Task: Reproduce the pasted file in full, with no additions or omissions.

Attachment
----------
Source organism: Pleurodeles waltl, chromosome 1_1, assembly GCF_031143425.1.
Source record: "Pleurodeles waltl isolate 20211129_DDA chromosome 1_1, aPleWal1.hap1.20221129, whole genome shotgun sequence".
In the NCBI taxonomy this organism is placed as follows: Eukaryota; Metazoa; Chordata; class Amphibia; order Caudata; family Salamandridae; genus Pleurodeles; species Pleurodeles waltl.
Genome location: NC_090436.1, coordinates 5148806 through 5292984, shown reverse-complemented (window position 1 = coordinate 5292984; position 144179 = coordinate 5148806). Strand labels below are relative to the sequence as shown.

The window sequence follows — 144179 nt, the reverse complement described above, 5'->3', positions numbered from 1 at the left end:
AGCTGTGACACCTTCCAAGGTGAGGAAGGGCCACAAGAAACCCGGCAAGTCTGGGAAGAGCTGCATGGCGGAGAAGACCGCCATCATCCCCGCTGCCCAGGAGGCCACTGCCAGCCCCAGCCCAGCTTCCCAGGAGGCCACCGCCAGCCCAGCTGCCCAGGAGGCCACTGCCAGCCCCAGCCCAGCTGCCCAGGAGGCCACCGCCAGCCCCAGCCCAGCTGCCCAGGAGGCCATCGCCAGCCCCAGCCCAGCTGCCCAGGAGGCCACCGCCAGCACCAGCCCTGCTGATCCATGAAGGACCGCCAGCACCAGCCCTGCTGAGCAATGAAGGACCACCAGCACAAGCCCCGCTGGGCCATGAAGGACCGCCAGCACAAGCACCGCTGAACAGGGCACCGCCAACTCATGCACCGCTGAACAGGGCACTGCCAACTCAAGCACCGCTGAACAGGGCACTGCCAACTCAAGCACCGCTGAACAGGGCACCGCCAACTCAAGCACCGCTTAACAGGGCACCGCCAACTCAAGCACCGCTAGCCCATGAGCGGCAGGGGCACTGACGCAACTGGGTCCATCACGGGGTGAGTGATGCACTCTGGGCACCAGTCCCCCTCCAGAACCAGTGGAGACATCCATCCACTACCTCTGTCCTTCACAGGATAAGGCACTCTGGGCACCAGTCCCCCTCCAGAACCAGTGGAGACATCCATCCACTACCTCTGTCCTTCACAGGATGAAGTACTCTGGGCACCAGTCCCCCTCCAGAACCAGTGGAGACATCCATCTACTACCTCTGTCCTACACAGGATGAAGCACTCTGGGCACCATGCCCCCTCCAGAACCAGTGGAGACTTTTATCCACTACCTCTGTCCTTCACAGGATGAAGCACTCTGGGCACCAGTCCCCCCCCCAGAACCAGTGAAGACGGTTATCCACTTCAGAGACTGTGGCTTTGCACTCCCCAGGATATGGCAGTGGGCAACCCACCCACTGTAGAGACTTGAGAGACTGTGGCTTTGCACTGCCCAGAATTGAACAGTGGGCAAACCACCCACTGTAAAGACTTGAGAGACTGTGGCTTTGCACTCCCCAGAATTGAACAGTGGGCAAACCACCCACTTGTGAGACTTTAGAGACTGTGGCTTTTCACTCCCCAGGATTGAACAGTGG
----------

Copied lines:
Source organism: Pleurodeles waltl, chromosome 1_1, assembly GCF_031143425.1.
Source record: "Pleurodeles waltl isolate 20211129_DDA chromosome 1_1, aPleWal1.hap1.20221129, whole genome shotgun sequence".
In the NCBI taxonomy this organism is placed as follows: Eukaryota; Metazoa; Chordata; class Amphibia; order Caudata; family Salamandridae; genus Pleurodeles; species Pleurodeles waltl.
Genome location: NC_090436.1, coordinates 5148806 through 5292984, shown reverse-complemented (window position 1 = coordinate 5292984; position 144179 = coordinate 5148806). Strand labels below are relative to the sequence as shown.

The window sequence follows — 144179 nt, the reverse complement described above, 5'->3', positions numbered from 1 at the left end:
AGCTGTGACACCTTCCAAGGTGAGGAAGGGCCACAAGAAACCCGGCAAGTCTGGGAAGAGCTGCATGGCGGAGAAGACCGCCATCATCCCCGCTGCCCAGGAGGCCACTGCCAGCCCCAGCCCAGCTTCCCAGGAGGCCACCGCCAGCCCAGCTGCCCAGGAGGCCACTGCCAGCCCCAGCCCAGCTGCCCAGGAGGCCACCGCCAGCCCCAGCCCAGCTGCCCAGGAGGCCATCGCCAGCCCCAGCCCAGCTGCCCAGGAGGCCACCGCCAGCACCAGCCCTGCTGATCCATGAAGGACCGCCAGCACCAGCCCTGCTGAGCAATGAAGGACCACCAGCACAAGCCCCGCTGGGCCATGAAGGACCGCCAGCACAAGCACCGCTGAACAGGGCACCGCCAACTCATGCACCGCTGAACAGGGCACTGCCAACTCAAGCACCGCTGAACAGGGCACTGCCAACTCAAGCACCGCTGAACAGGGCACCGCCAACTCAAGCACCGCTTAACAGGGCACCGCCAACTCAAGCACCGCTAGCCCATGAGCGGCAGGGGCACTGACGCAACTGGGTCCATCACGGGGTGAGTGATGCACTCTGGGCACCAGTCCCCCTCCAGAACCAGTGGAGACATCCATCCACTACCTCTGTCCTTCACAGGATAAGGCACTCTGGGCACCAGTCCCCCTCCAGAACCAGTGGAGACATCCATCCACTACCTCTGTCCTTCACAGGATGAAGTACTCTGGGCACCAGTCCCCCTCCAGAACCAGTGGAGACATCCATCTACTACCTCTGTCCTACACAGGATGAAGCACTCTGGGCACCATGCCCCCTCCAGAACCAGTGGAGACTTTTATCCACTACCTCTGTCCTTCACAGGATGAAGCACTCTGGGCACCAGTCCCCCCCCCAGAACCAGTGAAGACGGTTATCCACTTCAGAGACTGTGGCTTTGCACTCCCCAGGATATGGCAGTGGGCAACCCACCCACTGTAGAGACTTGAGAGACTGTGGCTTTGCACTGCCCAGAATTGAACAGTGGGCAAACCACCCACTGTAAAGACTTGAGAGACTGTGGCTTTGCACTCCCCAGAATTGAACAGTGGGCAAACCACCCACTTGTGAGACTTTAGAGACTGTGGCTTTTCACTCCCCAGGATTGAACAGTGG